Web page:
Twitter's stock has suffered from a cascading series of meltdowns since its IPO (see chart, below) as its revenue, growth in users, and related metrics have disappointed when compared to peers like Facebook and Google.
One financial analyst, on record as a Twitter short, describes it this way:
After this week's relief rally, Twitter closed at $17.82, almost 50% down from my initial short recommendation in July 2015. In part, I believe this is because I was fundamentally right about Twitter as a niche product for a select group of power-users such as journalists, media personalities and self-important adolescents...What I haven't grasped for years, when I first wrote about this topic in 2014, is why Twitter ignores monetizing its incredible reach through embedded Tweets:
Think about it: the Twitter platform receives significantly more exposure than Facebook on new media sites like Twitchy and BuzzFeed. These sites embed tweets -- served up by Twitter -- as a key part of unfolding news stories, quite unlike any other social site:
Twitter doesn't appear to be making a cent from serving up content to news sites. The hope with embedded tweets, I suppose, is to convince people that they're missing out if they're not on Twitter. Which they are, of course.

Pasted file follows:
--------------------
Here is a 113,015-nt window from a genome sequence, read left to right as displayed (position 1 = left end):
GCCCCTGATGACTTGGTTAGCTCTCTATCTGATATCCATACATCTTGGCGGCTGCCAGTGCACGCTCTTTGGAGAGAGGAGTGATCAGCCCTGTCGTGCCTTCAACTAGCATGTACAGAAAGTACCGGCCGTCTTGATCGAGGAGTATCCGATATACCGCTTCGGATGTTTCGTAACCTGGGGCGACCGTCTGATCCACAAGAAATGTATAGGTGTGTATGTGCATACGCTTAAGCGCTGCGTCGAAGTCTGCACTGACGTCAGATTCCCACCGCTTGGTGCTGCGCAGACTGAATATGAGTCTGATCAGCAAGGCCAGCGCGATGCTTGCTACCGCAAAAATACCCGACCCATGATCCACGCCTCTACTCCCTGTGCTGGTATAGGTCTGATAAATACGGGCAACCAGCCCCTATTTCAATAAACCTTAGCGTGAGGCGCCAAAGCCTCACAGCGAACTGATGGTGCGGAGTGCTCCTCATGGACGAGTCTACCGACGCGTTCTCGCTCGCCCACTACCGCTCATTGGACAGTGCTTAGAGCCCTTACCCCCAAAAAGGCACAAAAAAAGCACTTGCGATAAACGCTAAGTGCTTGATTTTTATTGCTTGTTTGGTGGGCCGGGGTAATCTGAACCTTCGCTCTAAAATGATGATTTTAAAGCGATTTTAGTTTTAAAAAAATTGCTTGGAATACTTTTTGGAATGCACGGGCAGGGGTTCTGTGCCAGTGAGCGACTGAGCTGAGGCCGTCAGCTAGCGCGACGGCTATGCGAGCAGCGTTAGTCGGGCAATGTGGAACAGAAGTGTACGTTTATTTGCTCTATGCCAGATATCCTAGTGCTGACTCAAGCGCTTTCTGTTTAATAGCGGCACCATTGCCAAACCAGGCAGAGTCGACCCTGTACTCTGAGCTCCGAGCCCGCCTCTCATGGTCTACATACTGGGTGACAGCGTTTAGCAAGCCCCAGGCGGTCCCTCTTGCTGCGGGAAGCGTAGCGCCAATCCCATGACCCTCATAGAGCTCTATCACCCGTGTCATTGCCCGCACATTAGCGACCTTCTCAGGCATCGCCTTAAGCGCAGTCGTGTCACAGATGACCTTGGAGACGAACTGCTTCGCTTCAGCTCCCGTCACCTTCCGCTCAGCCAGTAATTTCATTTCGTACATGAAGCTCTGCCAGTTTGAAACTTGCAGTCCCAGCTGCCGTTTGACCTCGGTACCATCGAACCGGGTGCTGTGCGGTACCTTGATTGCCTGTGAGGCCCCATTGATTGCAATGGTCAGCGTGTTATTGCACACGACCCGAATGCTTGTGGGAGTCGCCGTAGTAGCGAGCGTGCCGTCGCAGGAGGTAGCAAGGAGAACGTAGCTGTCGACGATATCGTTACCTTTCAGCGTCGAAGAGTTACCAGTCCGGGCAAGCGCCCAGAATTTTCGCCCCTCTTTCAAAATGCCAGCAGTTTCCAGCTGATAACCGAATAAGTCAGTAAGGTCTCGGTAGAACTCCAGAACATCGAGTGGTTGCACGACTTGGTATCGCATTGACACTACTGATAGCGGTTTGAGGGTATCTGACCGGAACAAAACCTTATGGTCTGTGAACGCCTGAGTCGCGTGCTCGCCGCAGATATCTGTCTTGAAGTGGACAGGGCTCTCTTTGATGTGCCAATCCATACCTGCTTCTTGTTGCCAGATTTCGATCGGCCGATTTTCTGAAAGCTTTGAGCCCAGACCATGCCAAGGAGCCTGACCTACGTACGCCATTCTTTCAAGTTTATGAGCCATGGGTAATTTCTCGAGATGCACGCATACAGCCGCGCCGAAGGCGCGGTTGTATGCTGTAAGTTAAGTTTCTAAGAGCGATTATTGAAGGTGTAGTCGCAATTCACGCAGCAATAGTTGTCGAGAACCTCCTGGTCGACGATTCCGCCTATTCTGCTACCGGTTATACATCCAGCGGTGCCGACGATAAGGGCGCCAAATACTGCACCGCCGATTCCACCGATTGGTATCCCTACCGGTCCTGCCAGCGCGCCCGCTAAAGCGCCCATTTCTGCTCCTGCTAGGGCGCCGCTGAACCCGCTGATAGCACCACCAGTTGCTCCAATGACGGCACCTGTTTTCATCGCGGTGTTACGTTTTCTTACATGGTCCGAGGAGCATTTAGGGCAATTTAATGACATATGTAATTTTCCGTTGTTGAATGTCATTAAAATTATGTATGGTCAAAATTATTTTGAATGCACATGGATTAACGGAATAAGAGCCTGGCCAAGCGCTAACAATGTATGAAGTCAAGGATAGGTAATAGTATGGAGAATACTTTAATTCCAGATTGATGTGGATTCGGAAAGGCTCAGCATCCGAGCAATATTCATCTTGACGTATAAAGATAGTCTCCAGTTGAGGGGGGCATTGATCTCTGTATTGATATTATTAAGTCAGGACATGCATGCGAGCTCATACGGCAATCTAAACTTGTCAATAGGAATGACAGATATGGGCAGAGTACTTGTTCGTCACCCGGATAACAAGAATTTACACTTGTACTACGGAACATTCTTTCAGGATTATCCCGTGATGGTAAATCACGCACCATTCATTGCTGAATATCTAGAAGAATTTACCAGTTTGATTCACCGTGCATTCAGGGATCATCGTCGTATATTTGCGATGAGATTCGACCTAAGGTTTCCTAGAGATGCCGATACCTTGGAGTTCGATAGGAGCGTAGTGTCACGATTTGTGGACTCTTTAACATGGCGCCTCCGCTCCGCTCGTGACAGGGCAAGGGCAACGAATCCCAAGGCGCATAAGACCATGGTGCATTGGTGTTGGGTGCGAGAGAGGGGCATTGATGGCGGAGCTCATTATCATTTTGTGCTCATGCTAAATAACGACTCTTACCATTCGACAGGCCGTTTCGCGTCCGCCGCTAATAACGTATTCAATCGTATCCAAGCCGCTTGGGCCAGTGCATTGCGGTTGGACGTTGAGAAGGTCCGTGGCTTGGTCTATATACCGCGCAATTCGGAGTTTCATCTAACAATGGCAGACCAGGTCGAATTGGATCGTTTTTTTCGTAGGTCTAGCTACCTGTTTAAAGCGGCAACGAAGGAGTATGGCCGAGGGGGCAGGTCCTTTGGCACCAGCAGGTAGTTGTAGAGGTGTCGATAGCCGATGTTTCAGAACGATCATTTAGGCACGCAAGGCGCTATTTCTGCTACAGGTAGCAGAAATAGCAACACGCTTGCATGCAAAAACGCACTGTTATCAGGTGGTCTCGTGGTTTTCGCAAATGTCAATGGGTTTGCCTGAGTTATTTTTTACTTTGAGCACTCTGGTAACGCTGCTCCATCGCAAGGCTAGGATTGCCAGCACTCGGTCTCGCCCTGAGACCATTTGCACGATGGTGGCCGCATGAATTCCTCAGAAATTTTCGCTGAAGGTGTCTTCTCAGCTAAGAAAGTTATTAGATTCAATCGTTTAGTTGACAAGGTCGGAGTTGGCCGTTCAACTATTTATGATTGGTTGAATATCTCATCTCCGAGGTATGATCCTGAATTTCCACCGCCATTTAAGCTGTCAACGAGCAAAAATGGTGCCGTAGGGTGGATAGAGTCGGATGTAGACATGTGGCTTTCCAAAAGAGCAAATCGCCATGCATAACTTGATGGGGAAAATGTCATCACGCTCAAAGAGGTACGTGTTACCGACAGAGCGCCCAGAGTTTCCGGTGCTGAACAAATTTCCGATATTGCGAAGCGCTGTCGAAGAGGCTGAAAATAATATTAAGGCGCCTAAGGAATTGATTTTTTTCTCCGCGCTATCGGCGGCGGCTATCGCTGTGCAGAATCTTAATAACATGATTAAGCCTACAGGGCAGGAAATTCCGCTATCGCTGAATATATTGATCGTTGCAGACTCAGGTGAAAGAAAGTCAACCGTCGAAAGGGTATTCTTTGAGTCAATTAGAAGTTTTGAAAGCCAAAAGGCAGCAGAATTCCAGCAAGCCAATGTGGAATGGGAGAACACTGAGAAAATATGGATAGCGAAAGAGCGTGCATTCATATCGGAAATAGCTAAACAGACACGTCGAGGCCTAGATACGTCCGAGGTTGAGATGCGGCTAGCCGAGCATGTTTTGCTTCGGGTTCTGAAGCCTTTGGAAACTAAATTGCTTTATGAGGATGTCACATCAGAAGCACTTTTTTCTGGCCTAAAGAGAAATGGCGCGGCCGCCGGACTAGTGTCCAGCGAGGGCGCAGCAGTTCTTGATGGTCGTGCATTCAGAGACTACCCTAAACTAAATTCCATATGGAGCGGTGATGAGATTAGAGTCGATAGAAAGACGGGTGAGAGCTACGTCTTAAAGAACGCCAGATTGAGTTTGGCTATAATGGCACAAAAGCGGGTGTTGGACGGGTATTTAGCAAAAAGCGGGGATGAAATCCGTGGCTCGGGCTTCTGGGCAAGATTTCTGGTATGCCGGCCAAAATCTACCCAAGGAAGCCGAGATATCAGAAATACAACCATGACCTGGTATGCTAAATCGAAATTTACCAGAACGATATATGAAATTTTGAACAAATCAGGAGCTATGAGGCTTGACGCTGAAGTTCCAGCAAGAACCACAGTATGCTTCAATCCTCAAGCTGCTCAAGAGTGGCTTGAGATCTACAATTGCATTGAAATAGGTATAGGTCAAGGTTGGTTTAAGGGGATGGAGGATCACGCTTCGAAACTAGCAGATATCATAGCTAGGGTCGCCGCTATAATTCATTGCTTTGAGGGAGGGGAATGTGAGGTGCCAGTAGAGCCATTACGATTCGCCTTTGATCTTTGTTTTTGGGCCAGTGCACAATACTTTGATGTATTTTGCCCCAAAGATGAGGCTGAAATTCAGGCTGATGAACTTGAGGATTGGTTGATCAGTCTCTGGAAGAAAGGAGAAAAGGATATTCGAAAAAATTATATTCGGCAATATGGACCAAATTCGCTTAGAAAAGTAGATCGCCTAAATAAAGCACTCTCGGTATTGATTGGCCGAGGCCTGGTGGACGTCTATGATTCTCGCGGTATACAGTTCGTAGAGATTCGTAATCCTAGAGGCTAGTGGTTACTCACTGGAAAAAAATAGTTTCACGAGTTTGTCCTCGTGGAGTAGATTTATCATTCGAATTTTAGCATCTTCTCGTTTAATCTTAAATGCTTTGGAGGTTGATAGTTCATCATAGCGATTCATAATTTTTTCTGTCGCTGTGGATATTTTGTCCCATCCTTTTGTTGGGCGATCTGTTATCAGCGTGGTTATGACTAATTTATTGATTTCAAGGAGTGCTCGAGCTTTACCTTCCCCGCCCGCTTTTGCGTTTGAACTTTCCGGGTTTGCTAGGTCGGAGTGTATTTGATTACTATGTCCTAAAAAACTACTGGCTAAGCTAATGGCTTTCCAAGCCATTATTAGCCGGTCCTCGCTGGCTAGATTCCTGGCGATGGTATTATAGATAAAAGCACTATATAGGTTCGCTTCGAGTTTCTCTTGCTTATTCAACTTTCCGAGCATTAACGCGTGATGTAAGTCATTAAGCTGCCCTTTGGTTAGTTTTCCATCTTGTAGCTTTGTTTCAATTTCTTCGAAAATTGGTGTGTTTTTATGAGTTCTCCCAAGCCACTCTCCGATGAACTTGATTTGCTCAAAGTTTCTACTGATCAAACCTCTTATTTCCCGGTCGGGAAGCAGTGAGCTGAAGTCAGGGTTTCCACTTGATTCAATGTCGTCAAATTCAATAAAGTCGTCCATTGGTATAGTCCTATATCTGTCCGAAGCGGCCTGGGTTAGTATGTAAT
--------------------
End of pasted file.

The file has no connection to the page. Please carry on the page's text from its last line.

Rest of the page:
But that said, these embedded tweets are a huge missed opportunity. Consider this hypothetical monetization approach:
Or perhaps a tweet with "media" (an image):
You may hate ads, but if they're targeted and relatively unobtrusive, the fact is that someone has to pay for your troubling addiction to real-time news. Natch.
Oh, and Twitter: my royalty for this idea is a paltry one percent of gross revenues, in perpetuity.
In all seriousness, I'm utterly mystified by the failure of Twitter's management team on this front.
Hat tip: BadBlue Tech News.